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In a ruined and toxic future, a community exists in a giant underground silo that plunges hundreds of stories deep; there, people live in a society full of regulations they believe are meant to protect them.
First episode date: May 5, 2023 (USA)
Genres: Dystopia, Drama
Network: Apple TV+
Program creator: Graham Yost
Based on: Silo series; by Hugh Howey
Silo, Apple TV+’s 10-part adaptation of the first book in Hugh Howey’s bestselling trilogy of the same name, is not for the claustrophobic. The world-building is meticulous, and that world is almost entirely underground. The last few thousand people left alive on Earth at some unspecified (but we suspect not too distant) time in the future have been confined in a multilevel, self-sustaining, subterranean silo while they wait for the planet to recover from whatever toxic event rendered it uninhabitable. No one knows when this will be, just as they don’t know who built the silo, since a rebellion in the past erased their history. The set designers and CGI wizards have had a field day crafting an environment whose futuristic bones are now only just visible beneath shrouds of grime and the kind of Heath Robinsonesque clutter that is bound to accumulate in a sealed human vault over time. It’s Soviet architecture meets steampunk medieval and the rendering of the silo’s different sections, from hydroponic farms to medical centres, make the place almost a character in its own right.
The story is equally thrilling and, as the plot thickens with almost every scene and does not stop even at the very last moment (a second series has already been commissioned, as well it should), equally oppressive.
We first meet Sheriff Becker (David Oyelowo), the man in charge – along with mayor Ruth (Geraldine James) – of overseeing the peace and stability of the silo, as he announces his desire to go outside. Under their law, once said these words cannot be undone and the speaker is condemned to life outside and, it is assumed from the blasted-heath view from every screen beaming images back from the surface to the people, certain death. The laws to protect them were laid down by the Founders and are enforced by the all-powerful, not to say Stasi-like, judicial department.
We then flash back three years to when Becker was happily married to his wife, Allison (Rashida Jones). They had just been granted permission to try for a baby, stringent population control being quite important to the survival of a sealed world. But when Allison begins to be drawn into a … well – an underground movement? An addled group of conspiracy theorists? – things start to go awry and the Orwellian vibe builds. When a coder shows her a relic – a piece of technology from the Before Times (Silo is not without its basic moments, especially when it comes to dystopia-lingo) – that suggests the people are being fed lies, she takes drastic action that in turn inspires her husband. It is a measure of Silo’s care and sophistication as well as excellent performances by Jones and Oyelowo that their separation and sacrifices feel as if they truly cost the pair. Whenever it looks as if things are going down the conspiracy thriller/ripping yarn route, the Beckers pull you back in and their final scenes are genuinely moving.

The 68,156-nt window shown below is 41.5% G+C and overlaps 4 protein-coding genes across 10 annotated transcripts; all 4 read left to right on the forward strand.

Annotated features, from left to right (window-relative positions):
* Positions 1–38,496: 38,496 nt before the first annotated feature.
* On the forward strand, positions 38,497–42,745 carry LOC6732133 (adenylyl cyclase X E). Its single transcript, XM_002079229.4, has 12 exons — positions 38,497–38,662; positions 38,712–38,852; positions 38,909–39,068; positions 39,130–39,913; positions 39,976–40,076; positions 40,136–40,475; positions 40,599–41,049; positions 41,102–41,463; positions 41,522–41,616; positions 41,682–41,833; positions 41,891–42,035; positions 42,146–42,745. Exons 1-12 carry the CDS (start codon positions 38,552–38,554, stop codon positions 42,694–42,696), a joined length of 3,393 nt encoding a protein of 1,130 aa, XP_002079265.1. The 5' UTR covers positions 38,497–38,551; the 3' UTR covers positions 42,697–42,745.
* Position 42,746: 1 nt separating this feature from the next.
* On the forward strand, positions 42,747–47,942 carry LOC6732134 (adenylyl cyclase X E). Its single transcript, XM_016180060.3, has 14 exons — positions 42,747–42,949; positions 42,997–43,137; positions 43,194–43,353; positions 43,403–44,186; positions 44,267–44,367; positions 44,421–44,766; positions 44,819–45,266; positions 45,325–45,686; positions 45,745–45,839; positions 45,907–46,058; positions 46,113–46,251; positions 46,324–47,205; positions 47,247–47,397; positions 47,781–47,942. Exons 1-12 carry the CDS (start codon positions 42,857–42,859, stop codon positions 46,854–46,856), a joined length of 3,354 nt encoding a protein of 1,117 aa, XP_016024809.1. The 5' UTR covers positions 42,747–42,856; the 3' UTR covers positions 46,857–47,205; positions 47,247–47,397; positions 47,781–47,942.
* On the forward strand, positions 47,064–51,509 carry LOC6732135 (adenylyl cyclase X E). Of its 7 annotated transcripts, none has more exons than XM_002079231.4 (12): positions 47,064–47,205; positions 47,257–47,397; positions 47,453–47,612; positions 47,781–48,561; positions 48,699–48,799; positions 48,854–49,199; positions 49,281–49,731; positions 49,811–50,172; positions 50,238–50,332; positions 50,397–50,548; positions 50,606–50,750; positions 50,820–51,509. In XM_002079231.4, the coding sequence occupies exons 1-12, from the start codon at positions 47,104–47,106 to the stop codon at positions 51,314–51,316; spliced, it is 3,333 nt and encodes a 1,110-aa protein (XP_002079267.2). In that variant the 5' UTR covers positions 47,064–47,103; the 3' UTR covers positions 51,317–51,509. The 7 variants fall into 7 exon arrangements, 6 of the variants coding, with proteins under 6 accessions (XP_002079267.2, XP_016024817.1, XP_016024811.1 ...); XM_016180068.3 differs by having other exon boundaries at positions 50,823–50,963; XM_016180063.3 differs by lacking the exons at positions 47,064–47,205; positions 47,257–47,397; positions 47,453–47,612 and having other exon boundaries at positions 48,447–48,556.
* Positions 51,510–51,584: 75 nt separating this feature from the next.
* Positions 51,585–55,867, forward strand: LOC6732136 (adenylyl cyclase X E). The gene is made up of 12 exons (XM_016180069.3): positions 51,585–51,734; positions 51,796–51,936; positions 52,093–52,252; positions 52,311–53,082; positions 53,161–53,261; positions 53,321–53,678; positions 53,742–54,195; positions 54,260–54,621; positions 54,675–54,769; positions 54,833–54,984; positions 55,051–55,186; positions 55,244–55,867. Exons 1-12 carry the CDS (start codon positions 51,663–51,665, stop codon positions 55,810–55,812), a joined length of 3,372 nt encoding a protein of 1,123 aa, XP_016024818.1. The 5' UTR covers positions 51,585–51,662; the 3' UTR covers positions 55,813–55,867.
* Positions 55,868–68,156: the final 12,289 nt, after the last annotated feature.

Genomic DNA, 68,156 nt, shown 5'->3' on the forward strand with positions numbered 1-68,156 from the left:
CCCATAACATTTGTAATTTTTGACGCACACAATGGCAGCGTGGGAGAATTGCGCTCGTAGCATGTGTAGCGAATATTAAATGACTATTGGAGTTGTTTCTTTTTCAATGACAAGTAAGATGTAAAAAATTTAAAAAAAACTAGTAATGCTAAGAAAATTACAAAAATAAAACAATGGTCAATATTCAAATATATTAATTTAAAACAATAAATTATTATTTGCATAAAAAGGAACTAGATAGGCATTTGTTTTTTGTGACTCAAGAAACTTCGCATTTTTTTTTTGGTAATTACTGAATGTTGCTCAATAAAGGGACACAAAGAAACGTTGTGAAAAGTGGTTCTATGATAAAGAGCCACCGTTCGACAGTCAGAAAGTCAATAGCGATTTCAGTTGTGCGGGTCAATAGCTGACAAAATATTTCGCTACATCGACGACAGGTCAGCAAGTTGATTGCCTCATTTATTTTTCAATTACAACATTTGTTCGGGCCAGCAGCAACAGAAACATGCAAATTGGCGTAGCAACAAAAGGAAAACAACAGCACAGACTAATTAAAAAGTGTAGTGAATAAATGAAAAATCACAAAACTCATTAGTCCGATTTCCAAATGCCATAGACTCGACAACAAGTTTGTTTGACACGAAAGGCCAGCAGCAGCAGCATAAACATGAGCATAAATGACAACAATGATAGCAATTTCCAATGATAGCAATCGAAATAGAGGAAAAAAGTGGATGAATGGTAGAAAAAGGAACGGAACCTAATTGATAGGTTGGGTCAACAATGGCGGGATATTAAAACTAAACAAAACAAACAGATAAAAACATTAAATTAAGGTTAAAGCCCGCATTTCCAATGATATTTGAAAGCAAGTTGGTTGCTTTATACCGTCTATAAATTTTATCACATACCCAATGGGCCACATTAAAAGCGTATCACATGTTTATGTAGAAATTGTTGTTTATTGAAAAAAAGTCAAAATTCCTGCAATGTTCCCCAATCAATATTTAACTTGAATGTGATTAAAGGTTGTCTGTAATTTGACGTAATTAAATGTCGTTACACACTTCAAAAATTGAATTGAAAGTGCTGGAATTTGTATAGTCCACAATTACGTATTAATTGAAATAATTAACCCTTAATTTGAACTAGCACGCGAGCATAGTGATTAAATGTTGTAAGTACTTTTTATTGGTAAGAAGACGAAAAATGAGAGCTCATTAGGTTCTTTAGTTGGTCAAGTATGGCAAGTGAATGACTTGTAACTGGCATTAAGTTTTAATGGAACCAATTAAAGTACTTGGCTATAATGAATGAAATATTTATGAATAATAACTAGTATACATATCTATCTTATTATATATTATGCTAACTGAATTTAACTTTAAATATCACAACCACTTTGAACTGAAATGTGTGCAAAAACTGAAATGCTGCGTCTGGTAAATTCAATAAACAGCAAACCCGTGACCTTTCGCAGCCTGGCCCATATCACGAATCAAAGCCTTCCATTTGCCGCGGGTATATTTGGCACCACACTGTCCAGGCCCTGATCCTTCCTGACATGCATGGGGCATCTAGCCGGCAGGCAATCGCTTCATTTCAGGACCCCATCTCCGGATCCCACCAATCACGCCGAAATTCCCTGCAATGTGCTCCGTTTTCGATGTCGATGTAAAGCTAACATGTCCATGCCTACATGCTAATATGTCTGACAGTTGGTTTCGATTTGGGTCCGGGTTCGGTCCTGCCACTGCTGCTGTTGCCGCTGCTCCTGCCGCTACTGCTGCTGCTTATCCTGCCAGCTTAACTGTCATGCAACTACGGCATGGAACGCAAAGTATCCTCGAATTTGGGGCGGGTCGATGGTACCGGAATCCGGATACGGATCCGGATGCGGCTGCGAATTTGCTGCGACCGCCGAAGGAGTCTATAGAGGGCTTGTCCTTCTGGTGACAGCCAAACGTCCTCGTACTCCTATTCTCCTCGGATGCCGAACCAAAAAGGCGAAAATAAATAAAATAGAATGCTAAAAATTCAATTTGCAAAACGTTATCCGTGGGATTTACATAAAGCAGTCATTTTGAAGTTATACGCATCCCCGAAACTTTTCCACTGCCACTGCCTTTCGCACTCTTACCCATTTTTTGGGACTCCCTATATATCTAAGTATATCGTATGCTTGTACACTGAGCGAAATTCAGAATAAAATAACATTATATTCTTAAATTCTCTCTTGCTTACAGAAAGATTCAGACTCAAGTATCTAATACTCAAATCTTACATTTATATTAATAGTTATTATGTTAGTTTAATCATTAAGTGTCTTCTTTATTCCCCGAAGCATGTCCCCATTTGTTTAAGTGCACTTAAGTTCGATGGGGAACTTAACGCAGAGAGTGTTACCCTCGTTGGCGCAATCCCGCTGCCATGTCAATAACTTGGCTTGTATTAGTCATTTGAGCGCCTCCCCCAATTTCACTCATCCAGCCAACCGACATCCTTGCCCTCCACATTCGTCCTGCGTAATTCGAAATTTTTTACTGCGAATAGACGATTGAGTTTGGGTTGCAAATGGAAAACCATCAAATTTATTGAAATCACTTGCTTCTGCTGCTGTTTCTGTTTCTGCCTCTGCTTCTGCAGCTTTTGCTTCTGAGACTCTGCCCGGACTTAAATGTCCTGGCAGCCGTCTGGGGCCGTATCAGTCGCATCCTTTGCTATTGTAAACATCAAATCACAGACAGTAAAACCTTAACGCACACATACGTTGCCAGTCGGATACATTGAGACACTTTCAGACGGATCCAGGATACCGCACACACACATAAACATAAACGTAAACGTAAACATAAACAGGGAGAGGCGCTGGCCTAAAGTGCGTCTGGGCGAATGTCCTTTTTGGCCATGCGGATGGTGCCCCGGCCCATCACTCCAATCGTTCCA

After all that investment, there is a surprising shift after the opening episode from the noble (misguided?) couple to Juliette (Rebecca Ferguson), an engineer who is in charge of the furnace upon which the entire silo depends. We learn, via unobtrusive flashbacks, how she has come to question those in command. Why are “relics” contraband? Why is it a criminal offence to talk about the past? As she follows the clues left to her by others, the web of intrigue becomes more and more complex without ever losing its thread. People still traumatised by Lost need fear no such disintegration and dissatisfaction here. Nor does it lose its heart. Individual backstories are gradually filled in and wider histories slowly disinterred – maybe too slowly for some, but those who stick with it are likely to feel fully rewarded. And those who like their dystopian dramas as rich and detailed as possible, of course, will be delighted all along.
Silo can be read as a lot of things. It works as a critique of the class system (those who live and work in the Deep Down – I did warn you about the lingo – are held in contempt by those on higher levels, despite their skills being the ones on which everyone’s survival depends) and as a study in erasure and who gets to write, and rewrite, history. It’s also about the cross-competing advantages and disadvantages of truth and of living in denial for the individual and for the collective. But before all of that, it is a fantastically made story that embraces classic tropes and cliffhanger endings as enthusiastically as it does delicate characterisations and deferred gratifications. Dig in.